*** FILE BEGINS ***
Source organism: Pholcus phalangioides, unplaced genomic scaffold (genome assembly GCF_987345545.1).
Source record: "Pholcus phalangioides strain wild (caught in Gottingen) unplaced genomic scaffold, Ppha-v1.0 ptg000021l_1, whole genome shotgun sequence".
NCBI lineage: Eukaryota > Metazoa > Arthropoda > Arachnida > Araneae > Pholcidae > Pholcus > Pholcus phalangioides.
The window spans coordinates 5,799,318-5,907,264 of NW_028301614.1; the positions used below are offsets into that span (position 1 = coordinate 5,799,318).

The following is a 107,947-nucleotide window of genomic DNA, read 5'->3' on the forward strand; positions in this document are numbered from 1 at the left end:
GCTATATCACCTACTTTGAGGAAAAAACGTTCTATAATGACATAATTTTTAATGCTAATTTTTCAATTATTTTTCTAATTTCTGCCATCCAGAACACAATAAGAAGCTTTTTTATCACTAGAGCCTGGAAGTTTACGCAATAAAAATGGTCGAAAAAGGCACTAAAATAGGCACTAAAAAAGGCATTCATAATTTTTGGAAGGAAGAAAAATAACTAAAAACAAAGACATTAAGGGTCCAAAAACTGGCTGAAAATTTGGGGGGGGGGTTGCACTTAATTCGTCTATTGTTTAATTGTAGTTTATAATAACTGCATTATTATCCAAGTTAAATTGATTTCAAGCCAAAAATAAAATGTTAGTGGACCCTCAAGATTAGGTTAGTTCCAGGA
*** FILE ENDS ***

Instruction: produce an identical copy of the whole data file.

Source organism: Pholcus phalangioides, unplaced genomic scaffold (genome assembly GCF_987345545.1).
Source record: "Pholcus phalangioides strain wild (caught in Gottingen) unplaced genomic scaffold, Ppha-v1.0 ptg000021l_1, whole genome shotgun sequence".
NCBI lineage: Eukaryota > Metazoa > Arthropoda > Arachnida > Araneae > Pholcidae > Pholcus > Pholcus phalangioides.
The window spans coordinates 5,799,318-5,907,264 of NW_028301614.1; the positions used below are offsets into that span (position 1 = coordinate 5,799,318).

The following is a 107,947-nucleotide window of genomic DNA, read 5'->3' on the forward strand; positions in this document are numbered from 1 at the left end:
GCTATATCACCTACTTTGAGGAAAAAACGTTCTATAATGACATAATTTTTAATGCTAATTTTTCAATTATTTTTCTAATTTCTGCCATCCAGAACACAATAAGAAGCTTTTTTATCACTAGAGCCTGGAAGTTTACGCAATAAAAATGGTCGAAAAAGGCACTAAAATAGGCACTAAAAAAGGCATTCATAATTTTTGGAAGGAAGAAAAATAACTAAAAACAAAGACATTAAGGGTCCAAAAACTGGCTGAAAATTTGGGGGGGGGGTTGCACTTAATTCGTCTATTGTTTAATTGTAGTTTATAATAACTGCATTATTATCCAAGTTAAATTGATTTCAAGCCAAAAATAAAATGTTAGTGGACCCTCAAGATTAGGTTAGTTCCAGGA